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MLA Guide to Undergraduate Research in Literature. By Elizabeth Brookbank and H. Faye Christenberry. New York: Modern Language Association of America, 2019. 137 p. $16 (ISBN: 9781603294362).

Though the Modern Language Association (MLA) is most known for their style guides, the MLA Guide to Undergraduate Research in Literature is part of a small collection of pedagogical treatises the MLA offers for literature and composition instructors, offering entry points to various foundations of most English coursework.

They state that this guide is meant for undergraduate researchers or instructors, but it would be weak as an assigned reading for undergraduates. Its best use is for English teachers hoping for guidance on teaching literary research papers and especially instructional librarians who work in library or composition classrooms. Because the book describes the research process in similar ways to how it is often imagined in library information literacy discourse—with notions like brain storming and keywords, changing research questions, citation management, and conducting Internet searching—it works well as a foundation for research instruction curriculum.

Though it contains similar concepts to information literacy discourse, it differs from something like the ALA’s popular cookbook series and similar guides,1 which offer activity ideas for undergraduate library instruction in general, normally reducing humanities to a singular tradition. The MLA Guide to Undergraduate Research in Literature dives deeply into all facets of literary research exclusively, promoting subject-specific databases outside of the MLA’s own MLA International Bibliography. Importantly, it tackles particular problems posed in literary research, such as how to research a piece of literature that has not been written about in scholarship or how to conduct advanced literary searches using logic specific to literary criticism, such as theme. It focuses less on activities and more on concepts, though it does include examples and prompts for the classroom.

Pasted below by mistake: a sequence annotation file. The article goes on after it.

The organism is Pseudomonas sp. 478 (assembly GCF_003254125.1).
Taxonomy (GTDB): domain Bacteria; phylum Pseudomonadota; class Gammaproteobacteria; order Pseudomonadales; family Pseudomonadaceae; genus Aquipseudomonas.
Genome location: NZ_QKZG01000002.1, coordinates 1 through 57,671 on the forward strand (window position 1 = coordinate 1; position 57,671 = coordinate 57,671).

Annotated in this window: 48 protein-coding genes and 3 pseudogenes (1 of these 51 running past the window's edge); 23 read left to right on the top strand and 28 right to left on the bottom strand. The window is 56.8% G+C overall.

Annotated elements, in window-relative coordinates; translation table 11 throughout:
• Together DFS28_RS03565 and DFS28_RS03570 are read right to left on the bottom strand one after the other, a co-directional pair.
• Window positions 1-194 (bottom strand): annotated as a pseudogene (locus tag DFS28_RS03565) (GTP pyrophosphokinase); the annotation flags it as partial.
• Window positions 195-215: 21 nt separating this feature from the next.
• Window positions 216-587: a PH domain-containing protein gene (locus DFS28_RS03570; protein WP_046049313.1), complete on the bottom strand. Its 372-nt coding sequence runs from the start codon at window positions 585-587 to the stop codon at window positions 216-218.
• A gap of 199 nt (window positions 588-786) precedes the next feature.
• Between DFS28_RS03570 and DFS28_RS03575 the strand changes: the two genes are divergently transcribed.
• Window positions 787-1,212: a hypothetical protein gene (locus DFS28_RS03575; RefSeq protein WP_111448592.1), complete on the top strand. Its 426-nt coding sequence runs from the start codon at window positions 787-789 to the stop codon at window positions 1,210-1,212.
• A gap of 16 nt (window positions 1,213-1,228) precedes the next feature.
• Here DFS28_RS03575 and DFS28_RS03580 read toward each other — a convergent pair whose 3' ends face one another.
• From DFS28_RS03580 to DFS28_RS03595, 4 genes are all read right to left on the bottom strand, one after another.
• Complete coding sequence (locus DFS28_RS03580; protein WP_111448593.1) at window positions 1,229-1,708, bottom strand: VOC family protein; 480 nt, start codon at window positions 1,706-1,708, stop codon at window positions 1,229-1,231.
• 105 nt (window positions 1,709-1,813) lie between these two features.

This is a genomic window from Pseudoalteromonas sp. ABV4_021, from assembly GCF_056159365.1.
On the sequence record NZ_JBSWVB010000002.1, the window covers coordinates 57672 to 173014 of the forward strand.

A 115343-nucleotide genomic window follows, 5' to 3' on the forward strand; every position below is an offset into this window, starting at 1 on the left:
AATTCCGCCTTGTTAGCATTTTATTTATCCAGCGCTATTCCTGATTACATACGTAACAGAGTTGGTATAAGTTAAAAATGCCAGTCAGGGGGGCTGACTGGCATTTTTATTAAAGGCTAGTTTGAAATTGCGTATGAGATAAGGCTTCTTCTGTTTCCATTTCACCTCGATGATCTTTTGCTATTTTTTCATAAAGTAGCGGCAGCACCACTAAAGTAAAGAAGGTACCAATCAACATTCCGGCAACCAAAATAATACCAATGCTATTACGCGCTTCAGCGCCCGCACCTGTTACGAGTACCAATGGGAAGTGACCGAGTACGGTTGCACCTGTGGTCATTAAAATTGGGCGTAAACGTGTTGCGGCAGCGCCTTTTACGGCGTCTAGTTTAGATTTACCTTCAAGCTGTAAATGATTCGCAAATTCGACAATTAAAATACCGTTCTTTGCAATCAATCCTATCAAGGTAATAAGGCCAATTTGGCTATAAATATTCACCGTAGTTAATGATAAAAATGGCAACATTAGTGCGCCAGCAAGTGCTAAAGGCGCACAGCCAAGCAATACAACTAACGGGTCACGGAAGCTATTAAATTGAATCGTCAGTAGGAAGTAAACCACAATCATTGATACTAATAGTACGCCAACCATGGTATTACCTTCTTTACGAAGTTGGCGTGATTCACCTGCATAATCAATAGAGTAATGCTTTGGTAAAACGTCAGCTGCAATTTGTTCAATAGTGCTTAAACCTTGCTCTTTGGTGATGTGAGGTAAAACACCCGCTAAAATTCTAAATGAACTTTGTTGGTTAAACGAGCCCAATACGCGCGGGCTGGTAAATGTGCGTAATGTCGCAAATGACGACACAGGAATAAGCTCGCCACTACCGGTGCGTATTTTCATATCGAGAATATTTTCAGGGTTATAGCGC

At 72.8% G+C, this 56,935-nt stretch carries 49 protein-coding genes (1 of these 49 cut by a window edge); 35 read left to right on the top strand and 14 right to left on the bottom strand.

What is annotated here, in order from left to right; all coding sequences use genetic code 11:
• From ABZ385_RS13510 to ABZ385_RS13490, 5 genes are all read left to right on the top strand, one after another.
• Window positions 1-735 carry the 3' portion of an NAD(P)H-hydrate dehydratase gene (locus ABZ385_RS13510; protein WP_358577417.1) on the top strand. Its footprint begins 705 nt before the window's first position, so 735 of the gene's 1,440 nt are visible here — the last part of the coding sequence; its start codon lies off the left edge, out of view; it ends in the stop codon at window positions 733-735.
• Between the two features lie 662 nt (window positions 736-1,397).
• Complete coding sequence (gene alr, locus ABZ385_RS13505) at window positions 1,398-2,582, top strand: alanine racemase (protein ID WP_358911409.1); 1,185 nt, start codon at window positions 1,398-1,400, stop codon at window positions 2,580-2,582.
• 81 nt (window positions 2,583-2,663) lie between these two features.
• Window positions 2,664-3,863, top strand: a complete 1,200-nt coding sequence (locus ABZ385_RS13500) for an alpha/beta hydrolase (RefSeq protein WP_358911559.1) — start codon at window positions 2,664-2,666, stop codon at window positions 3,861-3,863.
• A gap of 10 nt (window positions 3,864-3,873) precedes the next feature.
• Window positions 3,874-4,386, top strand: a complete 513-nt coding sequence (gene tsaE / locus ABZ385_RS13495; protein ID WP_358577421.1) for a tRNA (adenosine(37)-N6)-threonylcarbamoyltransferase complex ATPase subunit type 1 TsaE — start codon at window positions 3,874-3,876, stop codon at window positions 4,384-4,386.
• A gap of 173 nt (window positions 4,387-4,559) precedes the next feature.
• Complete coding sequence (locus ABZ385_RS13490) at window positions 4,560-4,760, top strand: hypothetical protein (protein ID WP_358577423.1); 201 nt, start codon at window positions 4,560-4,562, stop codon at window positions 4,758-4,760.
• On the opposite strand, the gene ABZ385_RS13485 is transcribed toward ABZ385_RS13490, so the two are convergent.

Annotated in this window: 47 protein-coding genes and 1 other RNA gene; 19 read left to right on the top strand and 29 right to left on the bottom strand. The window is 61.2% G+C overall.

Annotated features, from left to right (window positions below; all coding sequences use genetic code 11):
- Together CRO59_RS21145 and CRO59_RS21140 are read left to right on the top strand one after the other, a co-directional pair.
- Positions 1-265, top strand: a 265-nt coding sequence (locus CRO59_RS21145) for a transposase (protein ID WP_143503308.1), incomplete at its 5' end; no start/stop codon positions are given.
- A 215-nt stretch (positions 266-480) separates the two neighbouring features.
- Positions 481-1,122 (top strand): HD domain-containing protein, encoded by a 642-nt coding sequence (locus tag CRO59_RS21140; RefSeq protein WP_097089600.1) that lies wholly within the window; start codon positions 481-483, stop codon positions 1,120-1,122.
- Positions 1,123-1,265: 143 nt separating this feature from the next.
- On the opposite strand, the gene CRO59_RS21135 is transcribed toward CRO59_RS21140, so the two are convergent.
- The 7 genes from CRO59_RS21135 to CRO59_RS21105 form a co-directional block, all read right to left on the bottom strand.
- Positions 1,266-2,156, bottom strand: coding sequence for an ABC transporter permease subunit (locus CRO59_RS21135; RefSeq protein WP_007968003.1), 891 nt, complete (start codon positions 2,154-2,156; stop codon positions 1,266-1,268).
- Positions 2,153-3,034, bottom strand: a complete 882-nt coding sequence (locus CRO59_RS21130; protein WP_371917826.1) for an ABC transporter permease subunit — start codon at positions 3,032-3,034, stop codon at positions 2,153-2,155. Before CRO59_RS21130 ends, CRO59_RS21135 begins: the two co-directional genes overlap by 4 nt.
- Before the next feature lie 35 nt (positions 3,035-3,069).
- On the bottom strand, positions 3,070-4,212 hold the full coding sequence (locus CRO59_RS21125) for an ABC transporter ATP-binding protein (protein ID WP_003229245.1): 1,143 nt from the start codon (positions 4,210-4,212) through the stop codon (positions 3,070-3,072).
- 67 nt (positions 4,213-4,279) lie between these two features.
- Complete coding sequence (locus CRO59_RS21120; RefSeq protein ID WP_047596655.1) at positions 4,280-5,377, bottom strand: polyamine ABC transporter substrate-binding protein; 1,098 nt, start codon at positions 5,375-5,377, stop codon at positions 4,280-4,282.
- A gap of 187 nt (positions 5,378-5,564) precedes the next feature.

It is wise to include this book as the foundation of library instruction for the English classroom, following the chronology it offers for literary research and some of its discussions of things like describing contextual primary sources. Rather than basing instruction ideas purely on information literacy guides coming from library publishers, this book speaks to the English community’s needs, as written by the English community itself.— Elliott Kuecker, Instructional Librarian / Liaison for First-Year Composition, University of Georgia, Athens, Georgia

Reference

  1. K. Calkins and C. Kvenild, The Embedded Librarian’s Cookboo. (Chicago: American Library Association, 2014); N. Fawley and N. Krysak, The Discovery Tool Cookbook: Recipes for Successful Lesson Plans (Chicago: American Library Association, 2016); H. McClure, P. Bravender, and G. Schaub, Teaching Information Literacy Threshold Concepts: Lessons for Librarians (Chicago: American Library Association, 2015); R. Pun and M. Houlihan, The First-Year Experience Cookbook (Chicago: American Library Association, 2017).

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